With Levi Lowrey. 8:30 p.m. Sunday, December 18. House of Blues. Tickets: $14, $12 in advance; call 216-523-2583 or visit houseofblues.com.
Arizona indie rockers the Maine have a perfect gift for you this holiday season: their third album, Pioneer, which came out just last week. The aptly titled record builds on the band's emo-pop roots, loading up on hooky melodies and short, fast bursts of chunky guitar. But unlike so many other bands playing around in the same genre, the Maine don't complain about the usual things that seem to bother their peers. There's some substance to their tunes, going all the way back to their debut EP, 2007's Stay Up, Get Down. They've since released a handful of other EPs and three full-length albums, touring with Good Charlotte and Never Shout Never, and building a sturdy fan base over the past few years. Need more incentive to get in a festive mood in advance of their concert at the Grog Shop this week? Check out their 2008 EP ... And a Happy New Year, which includes the oh-so-emo-poppy "Santa Stole My Girlfriend." — Logan Boggs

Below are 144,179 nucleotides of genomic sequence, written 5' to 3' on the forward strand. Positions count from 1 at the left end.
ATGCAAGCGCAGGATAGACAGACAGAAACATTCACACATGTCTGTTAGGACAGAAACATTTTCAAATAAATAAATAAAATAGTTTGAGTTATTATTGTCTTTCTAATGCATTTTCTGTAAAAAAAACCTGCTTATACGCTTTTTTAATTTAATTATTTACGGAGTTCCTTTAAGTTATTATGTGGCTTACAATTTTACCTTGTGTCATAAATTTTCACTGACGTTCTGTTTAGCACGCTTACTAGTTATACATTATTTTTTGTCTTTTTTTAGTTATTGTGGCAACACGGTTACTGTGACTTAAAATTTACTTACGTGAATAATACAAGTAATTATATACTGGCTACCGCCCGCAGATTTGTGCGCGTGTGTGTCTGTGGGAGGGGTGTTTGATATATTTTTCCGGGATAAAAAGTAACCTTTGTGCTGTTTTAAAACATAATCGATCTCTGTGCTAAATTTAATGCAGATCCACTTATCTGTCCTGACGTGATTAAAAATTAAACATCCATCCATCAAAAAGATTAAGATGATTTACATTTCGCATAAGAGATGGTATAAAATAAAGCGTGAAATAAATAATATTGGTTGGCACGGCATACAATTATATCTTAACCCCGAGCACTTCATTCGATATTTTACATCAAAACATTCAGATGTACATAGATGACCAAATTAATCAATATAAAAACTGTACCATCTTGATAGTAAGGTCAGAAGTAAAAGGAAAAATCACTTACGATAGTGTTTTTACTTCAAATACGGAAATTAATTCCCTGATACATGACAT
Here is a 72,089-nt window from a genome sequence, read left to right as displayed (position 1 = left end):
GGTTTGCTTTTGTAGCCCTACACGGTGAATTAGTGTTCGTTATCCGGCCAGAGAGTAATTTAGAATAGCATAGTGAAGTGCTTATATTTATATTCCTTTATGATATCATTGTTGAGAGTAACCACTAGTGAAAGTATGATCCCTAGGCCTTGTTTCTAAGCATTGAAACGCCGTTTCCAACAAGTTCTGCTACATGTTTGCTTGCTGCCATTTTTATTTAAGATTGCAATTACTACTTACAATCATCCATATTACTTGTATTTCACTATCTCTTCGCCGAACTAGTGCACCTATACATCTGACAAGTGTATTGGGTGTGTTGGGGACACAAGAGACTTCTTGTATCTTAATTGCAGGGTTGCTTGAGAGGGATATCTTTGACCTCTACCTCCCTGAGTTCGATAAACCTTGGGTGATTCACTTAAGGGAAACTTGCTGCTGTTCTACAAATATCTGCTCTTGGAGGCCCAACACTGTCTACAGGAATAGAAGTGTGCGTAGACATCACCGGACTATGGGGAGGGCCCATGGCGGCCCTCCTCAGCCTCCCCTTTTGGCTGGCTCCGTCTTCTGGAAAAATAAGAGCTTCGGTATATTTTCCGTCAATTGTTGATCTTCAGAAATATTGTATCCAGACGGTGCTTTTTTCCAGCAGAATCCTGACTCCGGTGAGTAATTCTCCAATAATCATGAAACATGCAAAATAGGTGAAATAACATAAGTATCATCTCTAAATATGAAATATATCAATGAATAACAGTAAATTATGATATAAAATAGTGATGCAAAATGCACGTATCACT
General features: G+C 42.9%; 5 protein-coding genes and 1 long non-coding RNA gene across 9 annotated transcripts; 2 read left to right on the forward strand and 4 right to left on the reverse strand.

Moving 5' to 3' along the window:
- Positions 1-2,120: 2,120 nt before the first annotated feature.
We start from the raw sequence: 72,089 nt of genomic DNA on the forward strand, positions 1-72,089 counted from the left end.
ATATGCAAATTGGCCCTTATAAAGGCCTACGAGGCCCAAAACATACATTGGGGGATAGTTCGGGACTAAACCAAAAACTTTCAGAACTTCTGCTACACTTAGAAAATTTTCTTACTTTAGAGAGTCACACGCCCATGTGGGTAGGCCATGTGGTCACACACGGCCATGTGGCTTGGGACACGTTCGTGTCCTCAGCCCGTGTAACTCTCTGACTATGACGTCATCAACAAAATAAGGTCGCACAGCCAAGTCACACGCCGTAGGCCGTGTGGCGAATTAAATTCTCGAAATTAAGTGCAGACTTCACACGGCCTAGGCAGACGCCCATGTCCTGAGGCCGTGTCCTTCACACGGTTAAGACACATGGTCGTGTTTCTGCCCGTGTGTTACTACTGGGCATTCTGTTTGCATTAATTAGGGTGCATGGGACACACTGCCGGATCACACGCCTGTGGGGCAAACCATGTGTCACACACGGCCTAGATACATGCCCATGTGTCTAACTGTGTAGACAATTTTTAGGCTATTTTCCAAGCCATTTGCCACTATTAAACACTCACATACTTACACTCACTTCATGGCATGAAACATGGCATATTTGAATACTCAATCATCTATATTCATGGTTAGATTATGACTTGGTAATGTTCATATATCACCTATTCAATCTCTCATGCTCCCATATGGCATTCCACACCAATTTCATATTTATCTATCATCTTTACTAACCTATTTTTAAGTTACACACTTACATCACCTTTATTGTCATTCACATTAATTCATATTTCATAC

6 p.m. Tuesday, December 20. Grog Shop. Tickets: $20; call 216-321-5588 or visit grogshop.gs.
If the only thing cooler than a cult favorite is a not-quite-cult-favorite, then Wussy may very well be Ohio's coolest band of the past decade. The Cincinnati quartet's latest album, Strawberry, sounds like it could be their breakout record, with its tight hooks, fervent energy, and a magnetic girl-boy dynamic right out of the Pixies/Yo La Tengo/Sonic Youth playbook. These are dark ages for jangly guitar pop. R.E.M. are gone, club beats rule radio, and Wussy's audience at the Beachland this weekend isn't likely to be much larger than it was the last dozen or so times they've played there. But there's something to be said for persistence. Rather than shifting gears into more trendy indie territory, Wussy's Chuck Cleaver and Lisa Walker have stuck to their guns with Strawberry, and it's probably their finest achievement, recalling just about everything that was good about indie rock in the 120 Minutes era, but free of the dust and grime of time. R.E.M. is dead. Long live Wussy! — Andrew Clayman
With Exploding Lies. 8:30 p.m. Friday, December 16. Beachland Tavern. Tickets: $10, $8 in advance; call 216-383-1124 or visit beachlandballroom.com.
Under the Radar
Guitarist David Bromberg got his start in Greenwich Village coffeehouses around the same time Bob Dylan was graduating from them. By the end of the '60s, he was playing with Dylan. He's gone on to gigs with Willie Nelson, the Eagles, and Ringo Starr. His latest solo album, Use Me, taps a bunch of old friends — like Levon Helm, John Hiatt, and Los Lobos — for a laid-back and reflective work that rings with a freewheelin' spirit. Bromberg brings his quartet to the Kent Stage on Friday. — Michael Gallucci